The care bill receives its second reading in the Commons next Monday. It’s an important bill that aims to bring up to date the legal framework underpinning the care system. While it needs improvement, it’s a real opportunity to address our care crisis. It is therefore disappointing that the government is using it as a vehicle to change the law after Jeremy Hunt‘s embarrassing legal failure over cuts to A&E and maternity services at Lewisham hospital. Instead of admitting defeat, ministers passed a Lords amendment to the care bill – now clause 118. It’s an attempt to sneak through a fundamental shift in the way decisions are made about hospital closures, giving new powers to special administrators to make changes to services without the inconvenience of the kind of local scrutiny and democracy that saved Lewisham. Strong cross-party opposition to this clause is building in parliament. My early day motion exposes and opposes this stealthy attempt to change the law to allow the closure of successful services that communities want and need. I hope MPs will sign it before clause 118 comes to the Commons.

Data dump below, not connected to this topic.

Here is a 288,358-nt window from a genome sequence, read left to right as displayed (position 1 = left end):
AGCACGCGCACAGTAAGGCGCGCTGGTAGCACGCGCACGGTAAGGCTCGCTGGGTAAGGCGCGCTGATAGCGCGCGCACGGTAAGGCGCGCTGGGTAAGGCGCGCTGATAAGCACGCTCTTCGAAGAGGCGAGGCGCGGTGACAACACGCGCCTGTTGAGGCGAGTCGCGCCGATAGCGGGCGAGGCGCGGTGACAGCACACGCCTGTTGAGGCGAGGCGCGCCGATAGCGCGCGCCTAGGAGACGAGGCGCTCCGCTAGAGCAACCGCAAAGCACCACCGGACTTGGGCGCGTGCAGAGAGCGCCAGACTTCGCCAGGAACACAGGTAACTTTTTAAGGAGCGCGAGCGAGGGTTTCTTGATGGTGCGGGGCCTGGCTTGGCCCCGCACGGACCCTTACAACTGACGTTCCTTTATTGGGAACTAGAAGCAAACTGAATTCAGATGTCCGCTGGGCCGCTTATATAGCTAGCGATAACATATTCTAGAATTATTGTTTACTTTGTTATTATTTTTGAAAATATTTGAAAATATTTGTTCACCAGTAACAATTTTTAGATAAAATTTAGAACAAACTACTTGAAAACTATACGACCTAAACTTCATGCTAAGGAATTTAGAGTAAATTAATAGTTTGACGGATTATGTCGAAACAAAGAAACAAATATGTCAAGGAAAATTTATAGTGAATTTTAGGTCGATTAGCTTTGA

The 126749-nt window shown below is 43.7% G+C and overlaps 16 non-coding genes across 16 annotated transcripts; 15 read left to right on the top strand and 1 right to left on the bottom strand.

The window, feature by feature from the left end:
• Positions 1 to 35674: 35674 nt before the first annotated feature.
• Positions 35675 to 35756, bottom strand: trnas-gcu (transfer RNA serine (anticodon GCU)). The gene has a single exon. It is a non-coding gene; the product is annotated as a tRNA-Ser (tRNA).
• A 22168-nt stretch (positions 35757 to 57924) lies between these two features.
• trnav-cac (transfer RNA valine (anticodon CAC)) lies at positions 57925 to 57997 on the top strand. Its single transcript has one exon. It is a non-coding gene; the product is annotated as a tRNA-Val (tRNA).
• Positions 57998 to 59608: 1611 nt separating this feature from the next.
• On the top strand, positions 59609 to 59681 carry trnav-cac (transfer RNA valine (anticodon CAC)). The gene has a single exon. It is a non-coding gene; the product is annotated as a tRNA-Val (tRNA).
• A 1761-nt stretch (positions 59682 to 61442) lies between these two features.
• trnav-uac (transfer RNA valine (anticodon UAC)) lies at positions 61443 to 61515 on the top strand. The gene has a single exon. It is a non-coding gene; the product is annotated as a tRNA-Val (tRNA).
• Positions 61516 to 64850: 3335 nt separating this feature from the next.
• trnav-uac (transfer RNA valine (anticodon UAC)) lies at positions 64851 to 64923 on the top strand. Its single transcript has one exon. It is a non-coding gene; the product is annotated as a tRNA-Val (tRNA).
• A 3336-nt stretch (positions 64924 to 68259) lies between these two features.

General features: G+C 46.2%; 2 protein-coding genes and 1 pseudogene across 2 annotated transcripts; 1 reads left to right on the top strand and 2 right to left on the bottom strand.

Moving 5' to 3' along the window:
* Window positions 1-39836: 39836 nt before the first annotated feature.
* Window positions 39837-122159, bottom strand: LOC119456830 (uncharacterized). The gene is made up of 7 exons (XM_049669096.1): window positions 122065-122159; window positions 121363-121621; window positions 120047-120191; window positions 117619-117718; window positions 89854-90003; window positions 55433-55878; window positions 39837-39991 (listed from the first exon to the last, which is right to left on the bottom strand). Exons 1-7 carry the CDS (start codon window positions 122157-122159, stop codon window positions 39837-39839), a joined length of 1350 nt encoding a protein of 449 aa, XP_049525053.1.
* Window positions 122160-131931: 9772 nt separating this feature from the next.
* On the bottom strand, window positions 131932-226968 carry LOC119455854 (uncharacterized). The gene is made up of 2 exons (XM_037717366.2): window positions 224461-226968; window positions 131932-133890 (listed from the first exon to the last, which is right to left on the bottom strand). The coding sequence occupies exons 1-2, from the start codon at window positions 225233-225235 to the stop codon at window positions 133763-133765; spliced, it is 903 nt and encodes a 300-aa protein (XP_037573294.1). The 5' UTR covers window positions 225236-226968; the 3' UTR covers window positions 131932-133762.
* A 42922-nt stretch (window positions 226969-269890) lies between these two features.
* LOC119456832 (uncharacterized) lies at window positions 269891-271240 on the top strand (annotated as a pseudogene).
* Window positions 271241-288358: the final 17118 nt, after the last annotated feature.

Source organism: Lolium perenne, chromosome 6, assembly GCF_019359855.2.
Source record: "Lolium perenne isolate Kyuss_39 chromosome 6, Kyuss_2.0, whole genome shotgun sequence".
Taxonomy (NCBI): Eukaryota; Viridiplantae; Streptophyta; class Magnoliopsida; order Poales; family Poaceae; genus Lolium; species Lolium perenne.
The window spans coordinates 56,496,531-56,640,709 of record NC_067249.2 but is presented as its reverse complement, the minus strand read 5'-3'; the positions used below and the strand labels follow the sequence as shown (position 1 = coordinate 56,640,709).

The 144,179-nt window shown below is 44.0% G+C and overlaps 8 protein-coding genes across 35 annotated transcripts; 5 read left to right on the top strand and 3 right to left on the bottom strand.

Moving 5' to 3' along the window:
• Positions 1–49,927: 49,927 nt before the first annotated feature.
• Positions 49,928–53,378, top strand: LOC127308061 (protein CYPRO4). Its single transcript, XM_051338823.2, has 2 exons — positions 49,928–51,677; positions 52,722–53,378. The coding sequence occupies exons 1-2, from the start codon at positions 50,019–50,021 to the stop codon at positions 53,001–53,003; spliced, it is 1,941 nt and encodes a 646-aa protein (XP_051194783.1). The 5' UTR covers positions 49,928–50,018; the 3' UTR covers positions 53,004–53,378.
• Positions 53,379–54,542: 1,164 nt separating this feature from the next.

Another missed opportunity to restructure the economy and deliver a sustainable future
Chancellor of the Exchequer George Osborne’s Autumn Statement was dominated by short-term political considerations and a failure yet again to either address the underlying, structural problems which weaken the health of the British economy or move us to a low-carbon, affordable energy future, says the Green Party. Nothing has been done to prepare for the economic storm on the horizon.
In the Autumn Statement, Osborne insisted that “Britain’s economic plan is working” and that the Coalition Government is overseeing a “responsible recovery.”;
In response to the Autumn Statement, Natalie Bennett, Green Party Leader for England and Wales, said:
“Mr Osborne was so keen to claim that this was an Autumn Statement for the long term, yet on this issue, as others, he is clearly a man who protests too much. Continue reading